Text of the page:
Thank you to everyone who took the time to share their thoughts on my next project, both in the comments section of the post below and on my Facebook page. Posing that question online like that was a risk because of the possibility that it could appear that I was pandering. While I will admit that there is a certain degree of egotistical gratification in my ability to ask a question of hundreds of people and receive prompt answers peppered with praise for my art, but my decision as to what project to pursue next had been made quite some ago. First though, your comments.
Neither here nor on Facebook was there significant support for an illustrated version of David Lindsay's A Voyage to Arcturus which makes me sad. I truly love that book, and I think it is a fascinating and intensely visual read. I know that I will illustrate it at some point in my life, although if I do, those illustrations may remain forever unpublished. I am reminded of a conversation I had with my agent shortly after my Moby-Dick in Pictures book had been released. He asked me what I would like to do next and I mentioned several ideas, including Arcturus, which is what I wanted to do most. My agent, who is a genuinely decent human being, said something along the lines of "If you want to do that, I encourage you to. But, no one will publish it, no one will pay you for it, no one has heard of it, and no one cares." His point of view seems to be rather accurate. Still though, that is an idea that is dear to me and it will happen. I just don't know when.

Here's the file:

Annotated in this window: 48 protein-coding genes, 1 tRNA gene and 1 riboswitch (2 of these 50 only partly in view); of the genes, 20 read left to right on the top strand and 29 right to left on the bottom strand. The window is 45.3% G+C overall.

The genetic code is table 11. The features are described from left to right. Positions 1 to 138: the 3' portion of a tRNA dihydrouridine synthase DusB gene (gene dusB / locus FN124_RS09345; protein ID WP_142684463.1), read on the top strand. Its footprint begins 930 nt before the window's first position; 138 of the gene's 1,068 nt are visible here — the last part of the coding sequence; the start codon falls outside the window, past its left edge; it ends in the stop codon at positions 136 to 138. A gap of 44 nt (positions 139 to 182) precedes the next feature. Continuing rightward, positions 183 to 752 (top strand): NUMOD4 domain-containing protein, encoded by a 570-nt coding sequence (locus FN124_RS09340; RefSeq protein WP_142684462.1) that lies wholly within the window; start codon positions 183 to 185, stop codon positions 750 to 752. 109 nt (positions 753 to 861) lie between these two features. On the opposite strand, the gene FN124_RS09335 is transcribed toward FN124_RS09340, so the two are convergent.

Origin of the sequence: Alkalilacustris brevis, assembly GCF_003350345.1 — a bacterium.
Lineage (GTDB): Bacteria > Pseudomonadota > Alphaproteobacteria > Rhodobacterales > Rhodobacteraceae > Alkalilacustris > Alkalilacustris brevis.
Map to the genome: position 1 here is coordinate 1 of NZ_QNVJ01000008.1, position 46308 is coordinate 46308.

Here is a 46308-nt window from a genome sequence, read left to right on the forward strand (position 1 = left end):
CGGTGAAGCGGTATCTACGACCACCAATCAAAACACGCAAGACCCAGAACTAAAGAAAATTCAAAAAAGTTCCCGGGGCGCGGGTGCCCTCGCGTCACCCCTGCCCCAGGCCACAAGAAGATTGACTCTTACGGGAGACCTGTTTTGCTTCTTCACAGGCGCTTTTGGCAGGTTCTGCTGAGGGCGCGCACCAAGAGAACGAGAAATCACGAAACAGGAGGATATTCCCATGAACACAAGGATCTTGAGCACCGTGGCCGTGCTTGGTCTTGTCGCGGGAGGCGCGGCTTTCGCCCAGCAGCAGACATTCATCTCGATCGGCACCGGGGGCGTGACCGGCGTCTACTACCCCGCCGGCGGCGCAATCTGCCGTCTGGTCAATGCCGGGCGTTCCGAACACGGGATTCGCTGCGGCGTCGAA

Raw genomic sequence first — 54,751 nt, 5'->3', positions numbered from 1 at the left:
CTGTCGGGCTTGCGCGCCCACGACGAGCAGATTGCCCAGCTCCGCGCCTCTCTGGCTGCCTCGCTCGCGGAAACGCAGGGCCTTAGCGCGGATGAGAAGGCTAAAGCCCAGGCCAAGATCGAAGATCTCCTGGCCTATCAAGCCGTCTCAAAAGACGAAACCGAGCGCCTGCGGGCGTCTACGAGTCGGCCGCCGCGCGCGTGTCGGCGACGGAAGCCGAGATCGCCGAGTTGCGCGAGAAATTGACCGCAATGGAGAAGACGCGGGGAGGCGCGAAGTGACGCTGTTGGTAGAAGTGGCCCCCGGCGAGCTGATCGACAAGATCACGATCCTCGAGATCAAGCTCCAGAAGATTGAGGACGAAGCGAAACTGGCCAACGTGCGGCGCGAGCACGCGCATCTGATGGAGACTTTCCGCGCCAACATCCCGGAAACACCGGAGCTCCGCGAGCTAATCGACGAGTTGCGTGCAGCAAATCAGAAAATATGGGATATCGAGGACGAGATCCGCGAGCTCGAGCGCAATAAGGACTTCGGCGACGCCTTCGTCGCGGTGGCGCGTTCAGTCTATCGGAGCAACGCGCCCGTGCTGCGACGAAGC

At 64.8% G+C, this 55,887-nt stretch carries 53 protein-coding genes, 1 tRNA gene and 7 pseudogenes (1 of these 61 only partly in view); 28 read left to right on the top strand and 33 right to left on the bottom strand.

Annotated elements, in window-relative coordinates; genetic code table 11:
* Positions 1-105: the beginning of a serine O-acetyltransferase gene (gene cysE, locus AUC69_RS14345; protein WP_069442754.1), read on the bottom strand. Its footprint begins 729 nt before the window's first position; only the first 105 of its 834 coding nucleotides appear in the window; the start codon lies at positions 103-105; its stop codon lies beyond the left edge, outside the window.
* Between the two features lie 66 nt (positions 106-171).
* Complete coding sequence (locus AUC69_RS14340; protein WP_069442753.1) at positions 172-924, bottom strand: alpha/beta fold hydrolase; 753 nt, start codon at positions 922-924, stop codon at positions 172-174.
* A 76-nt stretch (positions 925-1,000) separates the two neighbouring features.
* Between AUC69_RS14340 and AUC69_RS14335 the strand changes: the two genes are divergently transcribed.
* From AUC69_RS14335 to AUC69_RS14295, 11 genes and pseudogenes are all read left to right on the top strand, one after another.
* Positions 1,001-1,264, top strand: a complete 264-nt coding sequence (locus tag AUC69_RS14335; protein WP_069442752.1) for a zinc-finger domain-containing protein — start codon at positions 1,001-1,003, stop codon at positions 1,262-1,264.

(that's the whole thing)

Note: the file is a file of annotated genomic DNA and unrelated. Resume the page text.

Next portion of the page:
I may be fortunate enough to be doing something visual with Hodgson's The Night Land but this will hopefully involve some collaborators and may contain a musical element as well. I can't say much about this, but that project is definitely incubating.
The Lovecraft thing, while intriguing and a curiosity to me, is more a pleasant diversion. Hopefully I will get a chance to work this some day, but for now it will remain an afterthought.
Some of the suggestions I received in the comments were fascinating. Klaas Smets' remark about David Ohle's phenomenal novel Motorman is almost eerie. That book blew me away when I read it, and it has done so harder and more viciously with each subsequent reading. It's a book that seems to lodge itself in my mind, never too far from my thoughts, and I've considered trying to illustrate it many many times. A few things have stopped me though. First, it would hard. Really really hard to illustrate. Second, David Ohle is still alive and there is a part of me that is terrified of doing something that he would consider either offensive or just lousy and stupid. If he even noticed or cared at all. But that is a strong contender, Klaas, and I wonder if you knew how much that book meant to me?
Jeffrey Meyer's suggestion to try something non-fictional was a pleasant surprise. I've never ever considered that in the past but the idea really has me thinking, particular in regards to Freeman Dyson and perhaps Buckminster Fuller. Maybe.
Ultimately though, my mind had been made up several months ago. Don't take this as some kind of specific or official announcement, especially since there is still a lot of work to be done on the Heart of Darkness book which won't even be published until this fall, but what I'd like to do next is an original story, loosely draped around the story of Sir Gawain and the Green Knight. It will be visual, although whether it will be a straightforward graphic novel or some other kind of picture story, I haven't yet decided. It will be meant for adults though, and will be about guilt, redemption, war, murder and gardening. I've been thinking about this for months, and I am absolutely terrified since I am not the best writer or comic artist at all, but I think it's a good story, well worth reading, and I think I can pull this off.
So that's where I've been leaning for some time, and now that Heart of Darkness is complete, I can take some time and really think this through. I'll let you know.